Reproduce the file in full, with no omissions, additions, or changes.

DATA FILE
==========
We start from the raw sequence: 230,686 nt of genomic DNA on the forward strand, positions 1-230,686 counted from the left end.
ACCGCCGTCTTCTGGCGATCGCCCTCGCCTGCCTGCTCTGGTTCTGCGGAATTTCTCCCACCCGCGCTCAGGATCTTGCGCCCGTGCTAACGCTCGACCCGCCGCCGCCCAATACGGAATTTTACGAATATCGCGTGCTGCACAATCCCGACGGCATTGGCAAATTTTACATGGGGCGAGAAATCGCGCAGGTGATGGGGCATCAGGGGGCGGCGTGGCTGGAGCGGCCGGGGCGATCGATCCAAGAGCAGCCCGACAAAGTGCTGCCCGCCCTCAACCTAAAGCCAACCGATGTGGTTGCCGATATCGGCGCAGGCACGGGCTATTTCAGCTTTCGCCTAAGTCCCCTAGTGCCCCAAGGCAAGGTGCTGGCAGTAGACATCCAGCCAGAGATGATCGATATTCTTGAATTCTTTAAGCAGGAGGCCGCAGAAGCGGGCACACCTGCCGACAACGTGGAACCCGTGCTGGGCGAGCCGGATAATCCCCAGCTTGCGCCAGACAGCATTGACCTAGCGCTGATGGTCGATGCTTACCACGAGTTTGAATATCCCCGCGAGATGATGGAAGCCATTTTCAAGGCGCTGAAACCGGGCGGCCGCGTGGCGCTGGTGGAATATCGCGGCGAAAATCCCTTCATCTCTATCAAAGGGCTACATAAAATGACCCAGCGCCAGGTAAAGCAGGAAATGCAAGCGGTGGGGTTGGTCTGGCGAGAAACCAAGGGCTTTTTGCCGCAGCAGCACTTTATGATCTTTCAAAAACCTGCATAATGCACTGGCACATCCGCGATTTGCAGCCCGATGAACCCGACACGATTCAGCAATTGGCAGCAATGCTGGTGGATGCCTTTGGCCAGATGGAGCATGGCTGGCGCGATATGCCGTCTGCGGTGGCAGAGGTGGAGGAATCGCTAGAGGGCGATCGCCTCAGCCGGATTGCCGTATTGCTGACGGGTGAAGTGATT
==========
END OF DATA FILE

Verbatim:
We start from the raw sequence: 230,686 nt of genomic DNA on the forward strand, positions 1-230,686 counted from the left end.
ACCGCCGTCTTCTGGCGATCGCCCTCGCCTGCCTGCTCTGGTTCTGCGGAATTTCTCCCACCCGCGCTCAGGATCTTGCGCCCGTGCTAACGCTCGACCCGCCGCCGCCCAATACGGAATTTTACGAATATCGCGTGCTGCACAATCCCGACGGCATTGGCAAATTTTACATGGGGCGAGAAATCGCGCAGGTGATGGGGCATCAGGGGGCGGCGTGGCTGGAGCGGCCGGGGCGATCGATCCAAGAGCAGCCCGACAAAGTGCTGCCCGCCCTCAACCTAAAGCCAACCGATGTGGTTGCCGATATCGGCGCAGGCACGGGCTATTTCAGCTTTCGCCTAAGTCCCCTAGTGCCCCAAGGCAAGGTGCTGGCAGTAGACATCCAGCCAGAGATGATCGATATTCTTGAATTCTTTAAGCAGGAGGCCGCAGAAGCGGGCACACCTGCCGACAACGTGGAACCCGTGCTGGGCGAGCCGGATAATCCCCAGCTTGCGCCAGACAGCATTGACCTAGCGCTGATGGTCGATGCTTACCACGAGTTTGAATATCCCCGCGAGATGATGGAAGCCATTTTCAAGGCGCTGAAACCGGGCGGCCGCGTGGCGCTGGTGGAATATCGCGGCGAAAATCCCTTCATCTCTATCAAAGGGCTACATAAAATGACCCAGCGCCAGGTAAAGCAGGAAATGCAAGCGGTGGGGTTGGTCTGGCGAGAAACCAAGGGCTTTTTGCCGCAGCAGCACTTTATGATCTTTCAAAAACCTGCATAATGCACTGGCACATCCGCGATTTGCAGCCCGATGAACCCGACACGATTCAGCAATTGGCAGCAATGCTGGTGGATGCCTTTGGCCAGATGGAGCATGGCTGGCGCGATATGCCGTCTGCGGTGGCAGAGGTGGAGGAATCGCTAGAGGGCGATCGCCTCAGCCGGATTGCCGTATTGCTGACGGGTGAAGTGATT